Efforts have been incessantly made by me for the last four months to augment my force in the different army corps to an adequate degree of strength, but while the Governors of States have seconded my appeals, the response has been feeble, perhaps because the people did not feel or understand the great exigency that exists. I have again to-day urged most earnestly the Governors of Mississippi and Tennessee to send me re-enforcements, for a company now is worth a regiment next year, and if our force can be increased to one-half of that of the enemy the frontier of Tennessee will be safe and shall be successfully defended here.
In conclusion, I would respectfully request that the Government will earnestly and zealously aid me in my efforts to procure additional re-enforcements by communications addressed to the Governors of Tennessee and Mississippi and elsewhere, and that every influence should be brought to bear to convince them and their gallant people that a decisive battle must probably be fought here for the freedom of the South, and that every man sent forward here is of importance to the Confederacy.
With great respect, your obedient servant,
A. S. JOHNSTON,
General, C. S. Army.
HEADQUARTERS WESTERN DEPARTMENT, Bowling Green, Ky., December 25, 1861.
His Excellency ISHAM G. HARRIS,
Governor of Tennessee:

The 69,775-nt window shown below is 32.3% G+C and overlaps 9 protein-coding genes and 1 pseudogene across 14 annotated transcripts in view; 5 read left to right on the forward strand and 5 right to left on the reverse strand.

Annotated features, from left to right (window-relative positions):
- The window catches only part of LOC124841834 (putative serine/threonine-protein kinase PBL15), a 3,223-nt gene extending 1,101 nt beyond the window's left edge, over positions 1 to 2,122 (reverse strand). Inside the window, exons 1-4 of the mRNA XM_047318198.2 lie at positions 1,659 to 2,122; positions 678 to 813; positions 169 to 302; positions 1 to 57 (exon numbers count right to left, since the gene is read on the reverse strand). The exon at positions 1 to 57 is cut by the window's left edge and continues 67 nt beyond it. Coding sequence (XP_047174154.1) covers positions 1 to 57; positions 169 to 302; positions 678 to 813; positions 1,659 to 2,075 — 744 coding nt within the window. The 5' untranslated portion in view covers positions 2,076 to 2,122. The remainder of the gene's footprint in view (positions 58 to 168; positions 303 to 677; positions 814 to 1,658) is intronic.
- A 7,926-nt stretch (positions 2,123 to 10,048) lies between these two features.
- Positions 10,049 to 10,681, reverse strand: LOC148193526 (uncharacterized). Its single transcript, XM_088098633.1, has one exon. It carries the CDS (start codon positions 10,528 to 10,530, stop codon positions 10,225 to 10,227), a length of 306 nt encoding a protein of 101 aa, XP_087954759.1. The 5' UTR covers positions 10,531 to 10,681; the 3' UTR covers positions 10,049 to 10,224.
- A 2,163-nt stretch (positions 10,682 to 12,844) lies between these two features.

SIR: The present situation of affairs is such that I deem it necessary to call the attention of your excellency to it in connection with the movements which the enemy meditate towards Tennessee. My information continues to convince me that a heavy concentration of force on this line has been made to invade Tennessee on the route to Nashville.
The troops of Western Virginia and Eastern Kentucky have been withdrawn and ordered upon the line in my front. These regiments, with large re-enforcements from Ohio, Indiana, and other Northwestern States, have been assembled, and the estimates from the most reliable sources show that General Buell has about 75,000 men, probably more, at his disposition, while the effective force here at my command does not exceed 17,000 men. In order to render these equal to the duty of preserving our frontier and protecting Nashville, I have used every precaution, and feel sanguine that by the dispositions of the last few months they can be made to hold in check double their number. Bowling Green, naturally strong, has been well entrenched. Columbus Fort, with its garrison and troops on that front guarding the Mississippi, renders the lower valley comparatively secure, and General Zollicoffer, on the Cumberland, protects East Tennessee from invasion and possible revolt, which would destroy our communications between the Mississippi and Atlantic States and inflict great injury.
These dispositions will foil the designs of the enemy on East Tennessee and defeat or retard his design to descend the Mississippi this winter. The vulnerable point is by the line from Louisville towards Nashville, and the Northern generals are evidently aware of it. In order to obtain additional strength I ordered Major Gilmer, my chief engineer, to go to Nashville and arrange defensive works for its protec-